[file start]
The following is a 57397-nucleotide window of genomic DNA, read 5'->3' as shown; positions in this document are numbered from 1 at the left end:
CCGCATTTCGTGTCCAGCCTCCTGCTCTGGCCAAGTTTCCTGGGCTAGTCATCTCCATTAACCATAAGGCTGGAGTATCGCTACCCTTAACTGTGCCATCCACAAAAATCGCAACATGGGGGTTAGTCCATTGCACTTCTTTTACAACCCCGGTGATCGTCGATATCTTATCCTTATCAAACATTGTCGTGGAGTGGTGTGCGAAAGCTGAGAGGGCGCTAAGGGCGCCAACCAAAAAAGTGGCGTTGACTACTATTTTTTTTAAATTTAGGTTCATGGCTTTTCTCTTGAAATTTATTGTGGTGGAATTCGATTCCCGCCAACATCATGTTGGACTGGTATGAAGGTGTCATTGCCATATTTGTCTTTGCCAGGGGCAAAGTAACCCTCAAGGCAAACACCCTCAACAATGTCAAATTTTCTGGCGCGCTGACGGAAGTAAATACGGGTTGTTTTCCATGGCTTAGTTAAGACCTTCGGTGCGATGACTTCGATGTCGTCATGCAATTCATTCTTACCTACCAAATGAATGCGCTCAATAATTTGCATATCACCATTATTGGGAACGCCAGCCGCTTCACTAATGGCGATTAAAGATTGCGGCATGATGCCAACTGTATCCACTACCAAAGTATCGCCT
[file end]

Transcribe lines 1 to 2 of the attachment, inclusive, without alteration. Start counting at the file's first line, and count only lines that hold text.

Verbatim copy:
The following is a 57397-nucleotide window of genomic DNA, read 5'->3' as shown; positions in this document are numbered from 1 at the left end:
CCGCATTTCGTGTCCAGCCTCCTGCTCTGGCCAAGTTTCCTGGGCTAGTCATCTCCATTAACCATAAGGCTGGAGTATCGCTACCCTTAACTGTGCCATCCACAAAAATCGCAACATGGGGGTTAGTCCATTGCACTTCTTTTACAACCCCGGTGATCGTCGATATCTTATCCTTATCAAACATTGTCGTGGAGTGGTGTGCGAAAGCTGAGAGGGCGCTAAGGGCGCCAACCAAAAAAGTGGCGTTGACTACTATTTTTTTTAAATTTAGGTTCATGGCTTTTCTCTTGAAATTTATTGTGGTGGAATTCGATTCCCGCCAACATCATGTTGGACTGGTATGAAGGTGTCATTGCCATATTTGTCTTTGCCAGGGGCAAAGTAACCCTCAAGGCAAACACCCTCAACAATGTCAAATTTTCTGGCGCGCTGACGGAAGTAAATACGGGTTGTTTTCCATGGCTTAGTTAAGACCTTCGGTGCGATGACTTCGATGTCGTCATGCAATTCATTCTTACCTACCAAATGAATGCGCTCAATAATTTGCATATCACCATTATTGGGAACGCCAGCCGCTTCACTAATGGCGATTAAAGATTGCGGCATGATGCCAACTGTATCCACTACCAAAGTATCGCCT